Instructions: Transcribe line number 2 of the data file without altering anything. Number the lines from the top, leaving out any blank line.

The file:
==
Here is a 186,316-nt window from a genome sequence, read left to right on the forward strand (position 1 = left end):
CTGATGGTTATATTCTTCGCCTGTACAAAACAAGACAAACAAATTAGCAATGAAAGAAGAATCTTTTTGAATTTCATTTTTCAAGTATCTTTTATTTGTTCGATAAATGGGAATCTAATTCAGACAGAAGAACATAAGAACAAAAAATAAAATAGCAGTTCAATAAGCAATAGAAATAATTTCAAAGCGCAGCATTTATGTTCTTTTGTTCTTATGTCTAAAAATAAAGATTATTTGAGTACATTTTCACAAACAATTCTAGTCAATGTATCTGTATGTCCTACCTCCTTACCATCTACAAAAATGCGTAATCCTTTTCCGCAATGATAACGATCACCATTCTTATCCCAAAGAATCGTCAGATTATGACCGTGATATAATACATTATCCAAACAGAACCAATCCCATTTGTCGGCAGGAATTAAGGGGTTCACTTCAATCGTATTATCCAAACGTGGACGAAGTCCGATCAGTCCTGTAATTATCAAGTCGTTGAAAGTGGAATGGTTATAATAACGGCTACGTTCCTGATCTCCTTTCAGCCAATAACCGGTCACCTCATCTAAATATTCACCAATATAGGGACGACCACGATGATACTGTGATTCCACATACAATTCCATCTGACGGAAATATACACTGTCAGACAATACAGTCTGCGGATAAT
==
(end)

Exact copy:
CTGATGGTTATATTCTTCGCCTGTACAAAACAAGACAAACAAATTAGCAATGAAAGAAGAATCTTTTTGAATTTCATTTTTCAAGTATCTTTTATTTGTTCGATAAATGGGAATCTAATTCAGACAGAAGAACATAAGAACAAAAAATAAAATAGCAGTTCAATAAGCAATAGAAATAATTTCAAAGCGCAGCATTTATGTTCTTTTGTTCTTATGTCTAAAAATAAAGATTATTTGAGTACATTTTCACAAACAATTCTAGTCAATGTATCTGTATGTCCTACCTCCTTACCATCTACAAAAATGCGTAATCCTTTTCCGCAATGATAACGATCACCATTCTTATCCCAAAGAATCGTCAGATTATGACCGTGATATAATACATTATCCAAACAGAACCAATCCCATTTGTCGGCAGGAATTAAGGGGTTCACTTCAATCGTATTATCCAAACGTGGACGAAGTCCGATCAGTCCTGTAATTATCAAGTCGTTGAAAGTGGAATGGTTATAATAACGGCTACGTTCCTGATCTCCTTTCAGCCAATAACCGGTCACCTCATCTAAATATTCACCAATATAGGGACGACCACGATGATACTGTGATTCCACATACAATTCCATCTGACGGAAATATACACTGTCAGACAATACAGTCTGCGGATAAT